Phases. They come and go. The “Save the Shrews” phase. The Jazzercise phase. And then there was the phase when wearing parachutes on our legs really seemed like a good idea. Whatever it is, we all go through them.
When reflecting on myself, I’ve had quite a number. There was a phase when all I really wanted when I got home from school was bacon. And chocolate milk. Obviously this was before Weight Watchers graced us with their presence and cholesterol content was really of no matter.
As far as appearance, I totally rocked out with L.A. Lights. Yes, I owned a scrunchie (or two) and I also went through one summer when I only wore white t-shirts. Let’s count our lucky stars I never encountered a sprinkler with a mind of its own in that stage. By far the most prominent phase as far as wardrobe is concerned, however, is what my family likes to dub the “green bean” stage.
In the heyday of Gap Kids, that chain manufactured one wicked sweat suit. A nice heavy weight, cozy to the touch, they just couldn’t be beat. Far too young to be affected by the stigma of donning a sweat suit in the middle of the day, I was taking full advantage.
At the time, the majority of my class was wearing suits of a more windproof nature (warm-up suits, if you will). On the playground, I watched as they got picked off one by one for going the wrong way up the slide or playing too rough on the monkey bars. Warm-up suits seemed only to be produced in a variety of intensely neon patterns, and this quality gave them quite the inability to go unnoticed. I was forging my own path, and chose to keep a low profile in earth tones.
Additionally, I had developed an intense fear of the color red. Still coming into my own with the pale skin/fire-haired combo, all I knew was that red, and anything sitting close on the color wheel, just didn’t work. Playing it safe, I nestled my wardrobe safely into the confines of red’s complement. Green was the color of choice, and I lived dangerously through variations like sea-foam and teal. I kept it comfortable for the year. I wore sweats exclusively, and in only the finest emerald tones.
All of this brings me to my latest creation. Around Thanksgiving, I was set loose on a quest for green beans. It was difficult, but I managed to come up with four of the most ancient looking cans from only the most obscure location. Three were consumed in the feast, and one I stashed safely in my cupboard. Finding myself inside on a rainy evening, not wanting to make a trip to the store, I decided the time had come. I was ready to make use of the treasure. After assessing the stocks, I also took notice of Campbell’s Cream of Mushroom. An idea occurred to me.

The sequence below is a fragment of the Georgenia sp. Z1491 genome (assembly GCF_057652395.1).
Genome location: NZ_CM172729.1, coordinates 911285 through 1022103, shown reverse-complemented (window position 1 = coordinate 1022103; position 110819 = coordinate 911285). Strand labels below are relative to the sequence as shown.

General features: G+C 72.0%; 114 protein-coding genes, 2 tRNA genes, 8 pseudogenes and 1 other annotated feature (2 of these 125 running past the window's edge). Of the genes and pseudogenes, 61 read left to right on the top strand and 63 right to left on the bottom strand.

By this time, you’ve probably noticed that, when left to my own devices, I frequently cook with chicken, and I usually prefer one pot. We’ll attribute this last tendency to a deep-seeded hatred for dish washing, sowed carefully over the last 20 years. I promise next time to mix it up. In the meantime, a recipe was stewing, and I went for it. Now, I know some of you may turn up your nose. For a variety of reasons. Most prominent being the likeness of my creation to a bowl of slop. Well, I happen to like slop, and what oh-so-tasty slop it is!!
I’m going to take a moment to also recognize my inability to do this up properly. I’ll reiterate…it was RAINING, and I didn’t have cheddar cheese in the house, nor anything useful for breading and frying onions. This all could lead to a greater gain (quite literally AND figuratively!) and I was working with what I had. The suggestions are included with the recipe.
Here’s the deal. If you came of age anywhere in the vicinity of the U.S. of A., or happen to have ever visited an American holiday gathering, you’ve probably come into contact with green bean casserole. An old stand-by, you either love it or you hate it. After living in close vicinity to a friend who joined Costco solely for the purchasing power of flats of Campbell’s soup and jumbo-sized tins of french fried onions, I developed a yearning for it. The recipe that follows turns the casserole into somewhat of a sorry excuse for a balanced meal. It met my criteria!
Chicken Green Bean Casserole
2 Tbsp oil
2 chicken breasts, diced
4 Tbsp flour
1/2 tsp paprika
salt and pepper, to taste
1 onion, diced
6 button mushrooms, sliced
2 cans green beans
1 can Campbell’s Cream of Mushroom soup
4 Tbsp worcestershire sauce (Ottogi pulls through with this one)
8 shakes Tabasco
cheddar cheese, shredded (optional)
fried onions, to garnish (optional)
1. Season chicken with salt, pepper, and paprika. Dredge in a dish or put flour in a paper bag to toss with chicken until lightly coated.
2. Heat oil in a large skillet over medium heat. Add chicken to pan and cook just until browned. Remove from pan and set aside.
3. Add onions to hot skillet and saute about 4 minutes until starting to brown. Add mushrooms, and saute another 2 minutes. When mushrooms are softened, add green beans and mix just to heat.
4. Pour all remaining ingredients into the pan and stir to mix evenly. Heat for 2-3 minutes over medium, then lower heat and cook uncovered, stirring frequently, for another 3-5 minutes or until chicken is cooked through.
5. (Optional) Top each serving with shredded cheddar and garnish with fried onions.